Exide Technologies’lead battery recycling plant
3 October 2005
Decision on review of Exide Technologies’lead battery recycling plant
The imposition of a newly enforceable limit on the level of lead in air is a significant outcome of the review of Exide Technologies’ lead battery recycling plant.
Enforceable limits on lead discharges to air for all fugitive discharges The requirement for Exide to continuously monitor discharges for lead and arsenic All monitoring is to be undertaken by independently qualified experts The requirement for Exide to complete several major plant upgrades within nine months – to further reduce general emissions Exide to produce and distribute a quarterly community newsletter And if required, Greater Wellington can review the consent again in 18 months.
Greater Wellington Regional Council Consents Department Manager, Nigel Corry is extremely pleased there will now be enforceable limits on all discharges from the site. Mr Corry stated the review also addressed the issue of ongoing communication with the local community and this would be improved as a result of the review.
“Greater Wellington will be regularly posting monitoring results on their website to make it easier for the community to see how Exide is performing. A quarterly newsletter will also be prepared and circulated by Exide to interested members of the community.”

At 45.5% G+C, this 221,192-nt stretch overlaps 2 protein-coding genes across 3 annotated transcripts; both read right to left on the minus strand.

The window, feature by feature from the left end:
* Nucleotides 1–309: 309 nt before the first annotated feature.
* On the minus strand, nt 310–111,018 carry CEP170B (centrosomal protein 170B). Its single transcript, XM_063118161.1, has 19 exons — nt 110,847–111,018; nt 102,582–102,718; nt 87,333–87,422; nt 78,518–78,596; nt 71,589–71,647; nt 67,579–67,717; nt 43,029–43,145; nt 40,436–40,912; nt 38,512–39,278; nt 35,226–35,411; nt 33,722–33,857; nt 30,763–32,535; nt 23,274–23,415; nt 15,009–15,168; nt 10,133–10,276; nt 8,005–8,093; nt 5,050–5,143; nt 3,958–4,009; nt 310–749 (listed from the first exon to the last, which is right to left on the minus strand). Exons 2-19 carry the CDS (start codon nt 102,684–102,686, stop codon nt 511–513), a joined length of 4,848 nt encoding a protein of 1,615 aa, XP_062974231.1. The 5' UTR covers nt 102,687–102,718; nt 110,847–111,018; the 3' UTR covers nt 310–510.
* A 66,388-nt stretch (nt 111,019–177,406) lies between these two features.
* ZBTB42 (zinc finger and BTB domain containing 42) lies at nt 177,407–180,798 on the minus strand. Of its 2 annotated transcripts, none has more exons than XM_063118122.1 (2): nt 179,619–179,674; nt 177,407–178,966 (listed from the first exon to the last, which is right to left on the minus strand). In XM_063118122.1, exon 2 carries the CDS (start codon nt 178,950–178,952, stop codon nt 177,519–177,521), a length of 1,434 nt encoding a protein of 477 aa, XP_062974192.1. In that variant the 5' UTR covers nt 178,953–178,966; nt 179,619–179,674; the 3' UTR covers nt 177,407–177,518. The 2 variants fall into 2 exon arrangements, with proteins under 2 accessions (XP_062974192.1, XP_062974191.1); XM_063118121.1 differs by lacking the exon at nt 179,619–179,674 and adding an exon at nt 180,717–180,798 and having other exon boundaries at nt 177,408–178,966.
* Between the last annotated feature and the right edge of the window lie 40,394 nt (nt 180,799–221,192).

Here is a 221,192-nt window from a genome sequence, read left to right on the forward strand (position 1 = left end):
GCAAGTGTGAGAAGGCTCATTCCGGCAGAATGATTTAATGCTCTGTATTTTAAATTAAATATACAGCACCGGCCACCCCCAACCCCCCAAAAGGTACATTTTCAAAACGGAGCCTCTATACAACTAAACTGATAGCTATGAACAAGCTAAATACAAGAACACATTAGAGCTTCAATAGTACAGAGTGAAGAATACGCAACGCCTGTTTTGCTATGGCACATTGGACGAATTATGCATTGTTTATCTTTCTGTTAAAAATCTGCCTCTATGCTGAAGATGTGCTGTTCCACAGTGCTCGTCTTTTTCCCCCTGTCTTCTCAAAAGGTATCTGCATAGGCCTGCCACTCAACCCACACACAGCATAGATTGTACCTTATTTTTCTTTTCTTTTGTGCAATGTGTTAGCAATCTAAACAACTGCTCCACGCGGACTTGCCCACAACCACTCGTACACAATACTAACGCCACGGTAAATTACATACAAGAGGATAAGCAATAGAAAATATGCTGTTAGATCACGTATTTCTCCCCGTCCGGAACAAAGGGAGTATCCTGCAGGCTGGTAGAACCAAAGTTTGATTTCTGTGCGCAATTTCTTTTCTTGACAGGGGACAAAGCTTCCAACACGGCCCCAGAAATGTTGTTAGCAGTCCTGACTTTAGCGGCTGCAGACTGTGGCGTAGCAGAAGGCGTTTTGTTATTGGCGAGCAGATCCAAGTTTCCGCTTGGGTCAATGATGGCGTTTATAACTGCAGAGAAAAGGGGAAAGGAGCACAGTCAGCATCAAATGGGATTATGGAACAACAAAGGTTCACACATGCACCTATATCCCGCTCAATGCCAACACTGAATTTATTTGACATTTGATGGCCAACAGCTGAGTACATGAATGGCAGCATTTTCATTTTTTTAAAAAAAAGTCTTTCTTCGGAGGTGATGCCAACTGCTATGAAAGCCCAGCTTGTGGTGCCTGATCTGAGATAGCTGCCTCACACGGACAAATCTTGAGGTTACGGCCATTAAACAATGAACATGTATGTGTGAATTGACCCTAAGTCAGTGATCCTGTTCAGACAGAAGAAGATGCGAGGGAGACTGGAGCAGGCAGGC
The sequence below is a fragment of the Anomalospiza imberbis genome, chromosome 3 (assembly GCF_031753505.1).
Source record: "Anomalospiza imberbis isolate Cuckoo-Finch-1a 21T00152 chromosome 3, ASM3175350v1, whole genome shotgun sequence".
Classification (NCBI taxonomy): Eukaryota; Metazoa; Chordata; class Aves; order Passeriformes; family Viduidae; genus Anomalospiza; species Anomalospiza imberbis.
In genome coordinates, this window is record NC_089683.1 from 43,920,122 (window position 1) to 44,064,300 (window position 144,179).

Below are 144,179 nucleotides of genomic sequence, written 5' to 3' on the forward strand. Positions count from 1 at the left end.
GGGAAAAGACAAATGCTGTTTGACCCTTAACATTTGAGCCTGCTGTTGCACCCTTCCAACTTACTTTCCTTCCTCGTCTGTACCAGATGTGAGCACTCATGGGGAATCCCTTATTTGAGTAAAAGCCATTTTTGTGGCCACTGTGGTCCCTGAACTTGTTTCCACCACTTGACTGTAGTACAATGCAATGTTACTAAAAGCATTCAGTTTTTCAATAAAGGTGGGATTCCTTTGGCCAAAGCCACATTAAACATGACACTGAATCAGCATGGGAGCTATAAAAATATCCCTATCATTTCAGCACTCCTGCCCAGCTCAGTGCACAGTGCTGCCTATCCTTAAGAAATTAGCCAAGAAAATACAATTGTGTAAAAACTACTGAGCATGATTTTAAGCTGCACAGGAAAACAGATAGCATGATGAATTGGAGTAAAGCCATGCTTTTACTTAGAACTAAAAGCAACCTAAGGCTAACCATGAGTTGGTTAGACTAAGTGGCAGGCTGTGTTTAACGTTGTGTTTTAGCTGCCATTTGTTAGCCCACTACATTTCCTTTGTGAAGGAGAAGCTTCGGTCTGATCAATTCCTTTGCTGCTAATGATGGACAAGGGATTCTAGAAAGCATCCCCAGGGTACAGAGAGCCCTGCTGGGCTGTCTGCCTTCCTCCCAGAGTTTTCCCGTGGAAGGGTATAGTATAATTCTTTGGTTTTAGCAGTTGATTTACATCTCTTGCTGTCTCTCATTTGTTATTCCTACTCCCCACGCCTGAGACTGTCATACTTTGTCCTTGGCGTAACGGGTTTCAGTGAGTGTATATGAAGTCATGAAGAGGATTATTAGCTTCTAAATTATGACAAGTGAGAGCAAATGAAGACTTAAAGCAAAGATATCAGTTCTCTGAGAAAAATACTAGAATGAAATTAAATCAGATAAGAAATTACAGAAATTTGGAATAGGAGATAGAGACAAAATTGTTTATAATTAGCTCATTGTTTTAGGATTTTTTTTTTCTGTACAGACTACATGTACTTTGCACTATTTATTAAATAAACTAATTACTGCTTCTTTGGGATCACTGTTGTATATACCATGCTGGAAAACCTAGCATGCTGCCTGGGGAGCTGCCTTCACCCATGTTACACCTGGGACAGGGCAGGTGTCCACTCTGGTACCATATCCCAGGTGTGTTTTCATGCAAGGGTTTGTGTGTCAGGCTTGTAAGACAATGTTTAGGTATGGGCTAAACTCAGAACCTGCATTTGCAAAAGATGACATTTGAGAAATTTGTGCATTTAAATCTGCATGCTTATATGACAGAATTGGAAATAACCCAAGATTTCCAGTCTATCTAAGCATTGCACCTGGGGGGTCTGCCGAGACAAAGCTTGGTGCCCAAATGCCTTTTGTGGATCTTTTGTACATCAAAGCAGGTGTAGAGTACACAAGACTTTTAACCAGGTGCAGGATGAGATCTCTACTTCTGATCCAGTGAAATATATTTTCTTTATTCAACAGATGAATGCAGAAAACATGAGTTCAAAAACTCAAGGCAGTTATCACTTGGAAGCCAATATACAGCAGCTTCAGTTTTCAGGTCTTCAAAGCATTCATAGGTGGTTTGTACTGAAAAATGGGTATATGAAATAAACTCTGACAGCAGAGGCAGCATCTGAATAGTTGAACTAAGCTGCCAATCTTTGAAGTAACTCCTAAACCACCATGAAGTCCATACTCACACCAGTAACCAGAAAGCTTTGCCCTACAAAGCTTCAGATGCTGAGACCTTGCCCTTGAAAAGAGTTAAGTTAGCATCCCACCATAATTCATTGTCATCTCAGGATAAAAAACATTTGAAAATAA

Chris Turver, Chairman of the Hearing Committee says council has always remained focussed on addressing any possible health concerns promptly - “Greater Wellington initiated the review and has been pleased that we have engaged successfully with the community to address issues focussed around discharges from the Exide plant.”
Cr Turver concedes review processes like this one are never easy, especially the highly technical and complex nature of the Exide review. “It’s a credit to all involved that the many technicalities did not cloud the very real concerns and how best to address these.”
Under the Resource Management Act (1991), the applicant or any submitter now has the right to lodge an appeal with the Environment Court within 15 days of receipt of the decision.